If environmental activists and progressive politicians have their way, all human activity on Berlin Pond in Montpelier, Vermont, will be banned, Fox Nation reported Sunday, citing a report at the Vermont Watchdog. According to activists, boating, fishing, swimming and the mere existence of human beings near the lake could introduce contagions and viruses into the water supply.
The state has already banned motorized equipment from the lake, but activists say that's not enough. Now, they're demanding all human activity be banned, and at least one state politician has introduced legislation to make that happen.
“Obviously, I want to bar human activity on Berlin Pond,” said state Rep. Warren Kitzmiller, D-Montpelier. And he's not content with removing humans from Berlin Pond.
“I also want to be cognizant of similar situations that may exist in other places around the state," he added. "We’re not going to get human activity off Lake Champlain — that’s not going to happen. Yet thousands of people drink that water.”
But DEC Commissioner David Mears says the heavy-handed ban isn't required. According to Watchdog's Eric Boehm, local residents are in no danger from water-borne contagions as the water is treated.
“There would be no risk to Montpelier citizens — which include myself and my family — as a result of any additional activities,” he told WCAX. “They have a state-of-the-art system that can easily handle the contaminants that would be associated with kayakers or canoeing, bacteria or anything associated with human beings in contact with water — it’s really not an issue.”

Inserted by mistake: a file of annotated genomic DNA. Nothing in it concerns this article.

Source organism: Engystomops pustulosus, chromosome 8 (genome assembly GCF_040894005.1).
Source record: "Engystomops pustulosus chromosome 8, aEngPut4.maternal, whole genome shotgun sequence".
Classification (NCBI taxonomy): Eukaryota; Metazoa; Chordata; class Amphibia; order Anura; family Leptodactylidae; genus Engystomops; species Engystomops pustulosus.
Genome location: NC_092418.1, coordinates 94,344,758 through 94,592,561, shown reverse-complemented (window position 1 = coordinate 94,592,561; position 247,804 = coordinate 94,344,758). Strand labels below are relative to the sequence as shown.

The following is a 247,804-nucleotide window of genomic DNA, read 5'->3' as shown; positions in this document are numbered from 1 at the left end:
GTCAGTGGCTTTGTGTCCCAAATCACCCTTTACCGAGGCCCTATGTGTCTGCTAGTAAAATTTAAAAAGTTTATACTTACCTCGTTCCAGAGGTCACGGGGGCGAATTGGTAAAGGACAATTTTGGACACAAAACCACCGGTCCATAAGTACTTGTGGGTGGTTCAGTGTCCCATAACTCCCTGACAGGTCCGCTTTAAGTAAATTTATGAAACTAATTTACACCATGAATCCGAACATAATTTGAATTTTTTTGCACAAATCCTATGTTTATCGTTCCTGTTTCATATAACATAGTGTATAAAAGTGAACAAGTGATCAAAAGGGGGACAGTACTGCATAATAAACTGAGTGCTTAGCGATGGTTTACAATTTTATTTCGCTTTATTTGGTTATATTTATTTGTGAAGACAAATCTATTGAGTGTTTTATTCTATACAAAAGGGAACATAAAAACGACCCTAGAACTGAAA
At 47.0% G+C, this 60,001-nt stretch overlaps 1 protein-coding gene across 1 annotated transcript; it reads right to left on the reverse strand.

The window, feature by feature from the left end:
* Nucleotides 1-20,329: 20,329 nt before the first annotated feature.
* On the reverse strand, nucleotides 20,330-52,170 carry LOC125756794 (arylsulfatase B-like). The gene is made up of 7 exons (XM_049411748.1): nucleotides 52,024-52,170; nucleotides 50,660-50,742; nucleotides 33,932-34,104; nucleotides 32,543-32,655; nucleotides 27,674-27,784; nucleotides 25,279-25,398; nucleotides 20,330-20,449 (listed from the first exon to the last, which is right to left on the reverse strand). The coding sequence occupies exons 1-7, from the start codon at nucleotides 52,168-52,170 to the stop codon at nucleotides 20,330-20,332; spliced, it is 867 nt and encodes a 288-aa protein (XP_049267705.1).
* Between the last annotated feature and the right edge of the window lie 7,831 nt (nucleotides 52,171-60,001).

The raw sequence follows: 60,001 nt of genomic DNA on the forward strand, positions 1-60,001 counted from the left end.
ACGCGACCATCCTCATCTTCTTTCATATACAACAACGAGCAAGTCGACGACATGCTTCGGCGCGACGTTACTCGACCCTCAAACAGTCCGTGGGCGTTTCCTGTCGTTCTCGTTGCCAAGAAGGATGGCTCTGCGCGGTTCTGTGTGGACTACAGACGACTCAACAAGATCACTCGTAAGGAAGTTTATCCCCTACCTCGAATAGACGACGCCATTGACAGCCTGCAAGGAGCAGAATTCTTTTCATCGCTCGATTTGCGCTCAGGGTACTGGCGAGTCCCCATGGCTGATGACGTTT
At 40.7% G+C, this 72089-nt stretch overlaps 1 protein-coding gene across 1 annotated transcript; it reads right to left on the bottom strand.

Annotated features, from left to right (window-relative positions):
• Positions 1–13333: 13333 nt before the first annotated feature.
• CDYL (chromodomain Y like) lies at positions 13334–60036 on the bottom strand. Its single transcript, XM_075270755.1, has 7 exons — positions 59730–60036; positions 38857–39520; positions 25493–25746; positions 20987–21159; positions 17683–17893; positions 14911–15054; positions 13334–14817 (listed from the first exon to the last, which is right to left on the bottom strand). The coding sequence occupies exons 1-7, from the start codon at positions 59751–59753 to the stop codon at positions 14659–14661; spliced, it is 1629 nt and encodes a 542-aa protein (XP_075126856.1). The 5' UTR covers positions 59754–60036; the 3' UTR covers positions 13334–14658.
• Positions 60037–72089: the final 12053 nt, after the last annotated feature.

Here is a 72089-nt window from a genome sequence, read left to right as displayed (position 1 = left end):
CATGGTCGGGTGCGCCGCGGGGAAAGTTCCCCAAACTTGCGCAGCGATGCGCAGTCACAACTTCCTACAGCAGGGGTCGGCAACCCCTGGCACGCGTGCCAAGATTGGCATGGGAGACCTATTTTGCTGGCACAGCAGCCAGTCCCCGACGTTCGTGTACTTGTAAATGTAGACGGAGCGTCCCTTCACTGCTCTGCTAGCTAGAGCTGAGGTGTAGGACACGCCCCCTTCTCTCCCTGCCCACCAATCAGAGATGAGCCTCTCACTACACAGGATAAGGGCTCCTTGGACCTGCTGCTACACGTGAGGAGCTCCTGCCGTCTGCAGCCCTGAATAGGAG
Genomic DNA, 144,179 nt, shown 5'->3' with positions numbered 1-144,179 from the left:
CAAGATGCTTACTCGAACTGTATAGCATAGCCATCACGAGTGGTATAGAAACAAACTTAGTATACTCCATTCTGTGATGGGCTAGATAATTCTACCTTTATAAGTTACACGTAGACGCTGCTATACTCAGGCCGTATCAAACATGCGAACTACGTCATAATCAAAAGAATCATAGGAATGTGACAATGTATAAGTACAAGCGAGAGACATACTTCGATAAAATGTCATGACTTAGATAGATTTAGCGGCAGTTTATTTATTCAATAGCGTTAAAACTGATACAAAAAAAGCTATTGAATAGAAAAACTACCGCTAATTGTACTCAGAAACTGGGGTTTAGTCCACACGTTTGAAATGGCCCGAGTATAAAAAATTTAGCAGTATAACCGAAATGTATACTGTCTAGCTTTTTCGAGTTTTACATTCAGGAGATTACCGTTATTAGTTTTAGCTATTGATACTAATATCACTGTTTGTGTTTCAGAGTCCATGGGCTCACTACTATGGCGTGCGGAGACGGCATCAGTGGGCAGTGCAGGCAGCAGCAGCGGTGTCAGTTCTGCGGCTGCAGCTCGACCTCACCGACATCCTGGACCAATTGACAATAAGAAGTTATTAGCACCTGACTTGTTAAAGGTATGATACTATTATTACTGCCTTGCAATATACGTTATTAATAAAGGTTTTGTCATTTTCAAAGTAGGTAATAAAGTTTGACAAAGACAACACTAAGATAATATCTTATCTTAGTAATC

But for area progressives, the presence of human beings is an issue. Earlier in the month, activists and politicians -- including Montpelier Mayor John Hollar -- gathered to speak out against human activity at the 360-acre pond.
“There are abundant opportunities for individuals in this area to recreate, to kayak, swim and fish," Hollar said. "In my view, there ought to be one place where nature is allowed to exist undisturbed from human activity.”
"Politicos and activists might want to take some recreational options away from Vermonters, but they’d never dream of taking away the state’s famous ice cream," Boehm said. Protesters were treated to free scoops of Ben and Jerry's ice cream, he added.